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Memory Improvement Bend OR

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Willow Huffine
(541) 617-5943
61349 King Josiah Place
Bend, OR
Education Info
Doctoral Program: Texas A&M University
Credentialed Since: 2011-09-08

Data Provided By:
Lynne Herbert, LPC
(541) 389-5446
1183 NW Wall St Suite D
Bend, OR
Industry
Mental Health Professional

Data Provided By:
William Steven Herz
(541) 388-9836
118 Nw Greeley Ave
Bend, OR
Specialty
Psychiatry

Data Provided By:
Deschutes County Health Department
(541) 322-7400
2577 NE Courtney Dr
Bend, OR
Industry
Doula, Mental Health Professional

Data Provided By:
James Porzelius
(541) 706-7725
St Charles Rehab Cntr
Bend, OR
Services
Behavioral Health Intervention involving Medical Conditions/Disorder, Anxiety Disorder (e.g., generalized anxiety, phobia, panic or obsessive-compulsive disorder), Stress Management or Pain Management, Mood Disorder (e.g., depression, manic-depressive disorder)
Ages Served
Adults (18-64 yrs.)
Older adults (65 yrs. or older)
Adolescents (13-17 yrs.)
Education Info
Doctoral Program: Rush University
Credentialed Since: 1996-02-29

Data Provided By:
DeJuan Singletary
(541) 382-1395
2100 Ne Wyatt Ct
Bend, OR
Specialty
Psychiatry, Child Psychiatry

Data Provided By:
Robert S. Horowitz
(541) 598-5850
777 NW Wall St. #305
Bend, OR
Services
Substance-Related Disorder (e.g., abuse or dependency involving drug/alcohol), Mood Disorder (e.g., depression, manic-depressive disorder), Couples Psychotherapy, Individual Psychotherapy, Stress Management or Pain Management
Ages Served
Children (3-12 yrs.)
Adolescents (13-17 yrs.)
Adults (18-64 yrs.)
Older adults (65 yrs. or older)
Education Info
Doctoral Program: Alliant International University - San Diego
Credentialed Since: 1977-10-03

Data Provided By:
Clarence Carnahan
(541) 382-9110
2115 Ne Wyatt Ct
Bend, OR
Specialty
Psychiatry

Data Provided By:
Susan L. Dragovich
(541) 388-0180
1012 NW Wall, Ste 260
Bend, OR
Services
Individual Psychotherapy, Adjustment Disorder (e.g., bereavement, acad, job, mar, or fam prob), Forensic Evaluation (e.g., mental competency evaluation), Psychological Assessment, Couples Psychotherapy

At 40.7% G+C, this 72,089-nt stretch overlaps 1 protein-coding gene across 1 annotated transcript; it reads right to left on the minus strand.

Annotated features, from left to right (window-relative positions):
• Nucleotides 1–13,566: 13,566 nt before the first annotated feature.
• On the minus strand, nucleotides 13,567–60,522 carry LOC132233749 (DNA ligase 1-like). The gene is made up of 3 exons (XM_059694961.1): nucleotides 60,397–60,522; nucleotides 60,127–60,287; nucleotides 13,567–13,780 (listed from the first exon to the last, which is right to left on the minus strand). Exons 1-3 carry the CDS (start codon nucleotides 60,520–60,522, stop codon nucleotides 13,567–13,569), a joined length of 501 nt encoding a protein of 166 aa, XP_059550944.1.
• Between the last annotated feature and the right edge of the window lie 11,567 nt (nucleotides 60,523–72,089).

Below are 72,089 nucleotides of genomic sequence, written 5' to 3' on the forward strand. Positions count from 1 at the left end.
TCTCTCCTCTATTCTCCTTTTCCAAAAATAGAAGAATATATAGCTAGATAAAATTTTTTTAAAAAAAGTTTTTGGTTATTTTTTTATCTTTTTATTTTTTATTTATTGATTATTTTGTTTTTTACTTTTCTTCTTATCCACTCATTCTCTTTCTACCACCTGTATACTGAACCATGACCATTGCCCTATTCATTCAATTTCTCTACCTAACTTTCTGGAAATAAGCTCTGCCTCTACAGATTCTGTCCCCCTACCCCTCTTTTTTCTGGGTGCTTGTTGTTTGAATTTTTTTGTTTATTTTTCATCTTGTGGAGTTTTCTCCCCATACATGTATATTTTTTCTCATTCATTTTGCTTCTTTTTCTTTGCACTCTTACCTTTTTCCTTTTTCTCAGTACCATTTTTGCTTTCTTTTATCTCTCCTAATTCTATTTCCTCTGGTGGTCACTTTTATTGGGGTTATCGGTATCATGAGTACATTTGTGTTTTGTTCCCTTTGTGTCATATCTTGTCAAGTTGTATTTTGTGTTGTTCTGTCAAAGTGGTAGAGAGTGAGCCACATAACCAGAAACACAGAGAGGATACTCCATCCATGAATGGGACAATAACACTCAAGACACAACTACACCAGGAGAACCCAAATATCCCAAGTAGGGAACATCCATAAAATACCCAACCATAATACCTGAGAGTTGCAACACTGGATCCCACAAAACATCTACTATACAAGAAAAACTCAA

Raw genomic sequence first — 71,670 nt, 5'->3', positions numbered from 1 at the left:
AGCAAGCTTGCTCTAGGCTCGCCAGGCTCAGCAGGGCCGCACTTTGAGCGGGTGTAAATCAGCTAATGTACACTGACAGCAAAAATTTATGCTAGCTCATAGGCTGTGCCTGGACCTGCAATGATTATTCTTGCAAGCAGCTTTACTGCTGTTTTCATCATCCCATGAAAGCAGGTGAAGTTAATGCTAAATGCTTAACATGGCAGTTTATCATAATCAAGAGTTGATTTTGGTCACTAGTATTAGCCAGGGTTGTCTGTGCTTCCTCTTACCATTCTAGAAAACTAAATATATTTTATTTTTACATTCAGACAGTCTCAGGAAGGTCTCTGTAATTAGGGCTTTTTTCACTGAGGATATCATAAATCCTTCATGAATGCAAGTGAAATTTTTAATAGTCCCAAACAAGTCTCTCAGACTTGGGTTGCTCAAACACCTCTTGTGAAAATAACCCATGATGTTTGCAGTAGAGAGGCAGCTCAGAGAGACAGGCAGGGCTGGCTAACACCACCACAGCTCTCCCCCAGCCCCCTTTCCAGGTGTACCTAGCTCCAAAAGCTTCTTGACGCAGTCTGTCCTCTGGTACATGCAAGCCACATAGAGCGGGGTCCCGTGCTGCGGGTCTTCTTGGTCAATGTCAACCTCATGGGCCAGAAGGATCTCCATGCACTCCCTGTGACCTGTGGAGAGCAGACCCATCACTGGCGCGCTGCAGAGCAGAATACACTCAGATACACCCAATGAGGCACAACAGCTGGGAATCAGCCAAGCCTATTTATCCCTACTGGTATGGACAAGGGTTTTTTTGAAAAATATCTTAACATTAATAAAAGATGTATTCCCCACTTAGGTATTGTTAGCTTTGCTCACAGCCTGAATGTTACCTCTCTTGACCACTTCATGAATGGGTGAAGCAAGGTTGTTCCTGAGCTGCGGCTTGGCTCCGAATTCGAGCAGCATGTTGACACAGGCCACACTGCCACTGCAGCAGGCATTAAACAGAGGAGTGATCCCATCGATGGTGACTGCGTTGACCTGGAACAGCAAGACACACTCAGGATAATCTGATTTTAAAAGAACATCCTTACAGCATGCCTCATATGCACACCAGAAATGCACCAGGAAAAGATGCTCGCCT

Ages Served
Adults (18-64 yrs.)
Adolescents (13-17 yrs.)
Children (3-12 yrs.)
Education Info
Doctoral Program: Case West Res U
Credentialed Since: 1980-10-18

Data Provided By:
Marc Vincent Williams
(541) 480-5836
2577 Ne Courtney Dr
Bend, OR
Specialty
Psychiatry

Data Provided By:
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5 Ways To Improve Your Memory, Health and Lifestyle, 1stholistic.com, Holistic Living

by Murdo Macleod

Have you ever imagined the benefits a good memory can bring you?

Being able to remember important pieces of information - like names, facts and figures, directions, procedures, quotations - can give you a powerful advantage in life.

In fact, the ability to retain and retrieve information is essential to your personal and professional success.

Here are five ways to boost your memory and keep it razor sharp:

1. Use Your Imagination

An easy way to remember something is to "take a picture".

For example, to remember where you've left your car keys, pretend to hold a camera to your eyes, focus on the scene, and click the image into your memory when you are leaving.

Then, when you want to find your keys again, try to develop the negative into positive and you'll be able to draw out a clear picture.

This technique works with almost everything you want to remember, as the film reel in your mind is endless.

Another trick you can use is to "think like a poet". Make up rhymes to recall ideas and construct simple-to-remember acronyms to record key phrases.

Remembering is EASY (Every Acronym Saves You) when you DIY (Do It Yourself).

Let's say you want to memorize the planets in their order from the Sun: Mercury, Venus, Earth, Mars, Jupiter, Saturn, Uranus, Neptune and Pluto.

Then just say "My Very Excellent Mom Just Served Us Nice Pickles".

2. Practice!

You can boost your memory with just a little regular practice. There are lots of ways of doing this:

Try to remember which day of the week your last birthday was. Then extend this to the birthdays of all your family members.

Try to remember all the Grand Slam Finalists and who was the winner. If you can try to remember the scores as well, it would be an even better exercise.

Try to remember names of all the 50 States and see if you can do it in alphabetic order too.

It won't be long before your daily practice pays off - making your mind sharper and more adaptable.

3. Eat Healthy

The best way to protect your memory is to eat plenty of antioxidants and nutrients commonly found in fruits and vegetables.

In a study published by the American Journal of Clinical Nutrition, researchers tested people aged between 65 and 90 and discovered that the people with the best ability to memorize words were those whose diets included the most fruits and vegetables.

Coincidentally, the same group of people ate the least artery-clogging saturated fat. Of all the fruits and vegetables studied, blueberries and blackberries contain the most potent antioxidants, anthocyanins.

4. Get Physical

Physical exercise not only boosts memory but also helps you think faster. A combination of mental and physical activities can protect your memory and help keep you alert.

The brain's processing speed gradually slows as you age. Between ages 25 and 55, many people begin to experience problems coming up with names or numbers. The memory is there. It just takes people longer to retrieve it.

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